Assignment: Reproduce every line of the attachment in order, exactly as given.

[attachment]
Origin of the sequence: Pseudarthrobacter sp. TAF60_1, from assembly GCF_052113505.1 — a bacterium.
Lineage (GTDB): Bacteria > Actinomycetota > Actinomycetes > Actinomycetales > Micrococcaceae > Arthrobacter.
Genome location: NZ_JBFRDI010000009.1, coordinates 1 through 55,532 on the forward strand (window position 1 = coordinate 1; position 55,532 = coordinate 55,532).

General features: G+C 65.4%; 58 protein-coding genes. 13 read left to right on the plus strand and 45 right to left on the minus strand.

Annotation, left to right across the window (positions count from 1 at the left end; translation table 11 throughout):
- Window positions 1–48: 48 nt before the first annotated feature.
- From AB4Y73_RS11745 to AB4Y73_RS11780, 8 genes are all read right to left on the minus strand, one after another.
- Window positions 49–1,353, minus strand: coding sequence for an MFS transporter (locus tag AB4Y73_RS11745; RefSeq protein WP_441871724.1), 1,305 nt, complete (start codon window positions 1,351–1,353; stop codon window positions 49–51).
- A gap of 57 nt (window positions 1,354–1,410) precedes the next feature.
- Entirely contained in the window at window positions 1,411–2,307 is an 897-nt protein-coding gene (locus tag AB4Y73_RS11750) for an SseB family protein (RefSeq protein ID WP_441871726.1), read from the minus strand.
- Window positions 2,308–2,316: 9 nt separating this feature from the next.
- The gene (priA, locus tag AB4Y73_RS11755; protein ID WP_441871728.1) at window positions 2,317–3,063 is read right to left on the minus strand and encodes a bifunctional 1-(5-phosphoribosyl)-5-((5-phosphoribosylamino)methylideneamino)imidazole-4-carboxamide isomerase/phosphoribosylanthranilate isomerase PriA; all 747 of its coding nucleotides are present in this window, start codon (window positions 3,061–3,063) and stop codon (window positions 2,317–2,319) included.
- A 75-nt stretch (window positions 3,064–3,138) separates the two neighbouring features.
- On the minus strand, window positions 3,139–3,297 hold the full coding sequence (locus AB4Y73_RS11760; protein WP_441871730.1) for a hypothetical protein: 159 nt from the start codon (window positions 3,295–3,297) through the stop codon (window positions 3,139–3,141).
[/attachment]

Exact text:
Origin of the sequence: Pseudarthrobacter sp. TAF60_1, from assembly GCF_052113505.1 — a bacterium.
Lineage (GTDB): Bacteria > Actinomycetota > Actinomycetes > Actinomycetales > Micrococcaceae > Arthrobacter.
Genome location: NZ_JBFRDI010000009.1, coordinates 1 through 55,532 on the forward strand (window position 1 = coordinate 1; position 55,532 = coordinate 55,532).

General features: G+C 65.4%; 58 protein-coding genes. 13 read left to right on the plus strand and 45 right to left on the minus strand.

Annotation, left to right across the window (positions count from 1 at the left end; translation table 11 throughout):
- Window positions 1–48: 48 nt before the first annotated feature.
- From AB4Y73_RS11745 to AB4Y73_RS11780, 8 genes are all read right to left on the minus strand, one after another.
- Window positions 49–1,353, minus strand: coding sequence for an MFS transporter (locus tag AB4Y73_RS11745; RefSeq protein WP_441871724.1), 1,305 nt, complete (start codon window positions 1,351–1,353; stop codon window positions 49–51).
- A gap of 57 nt (window positions 1,354–1,410) precedes the next feature.
- Entirely contained in the window at window positions 1,411–2,307 is an 897-nt protein-coding gene (locus tag AB4Y73_RS11750) for an SseB family protein (RefSeq protein ID WP_441871726.1), read from the minus strand.
- Window positions 2,308–2,316: 9 nt separating this feature from the next.
- The gene (priA, locus tag AB4Y73_RS11755; protein ID WP_441871728.1) at window positions 2,317–3,063 is read right to left on the minus strand and encodes a bifunctional 1-(5-phosphoribosyl)-5-((5-phosphoribosylamino)methylideneamino)imidazole-4-carboxamide isomerase/phosphoribosylanthranilate isomerase PriA; all 747 of its coding nucleotides are present in this window, start codon (window positions 3,061–3,063) and stop codon (window positions 2,317–2,319) included.
- A 75-nt stretch (window positions 3,064–3,138) separates the two neighbouring features.
- On the minus strand, window positions 3,139–3,297 hold the full coding sequence (locus AB4Y73_RS11760; protein WP_441871730.1) for a hypothetical protein: 159 nt from the start codon (window positions 3,295–3,297) through the stop codon (window positions 3,139–3,141).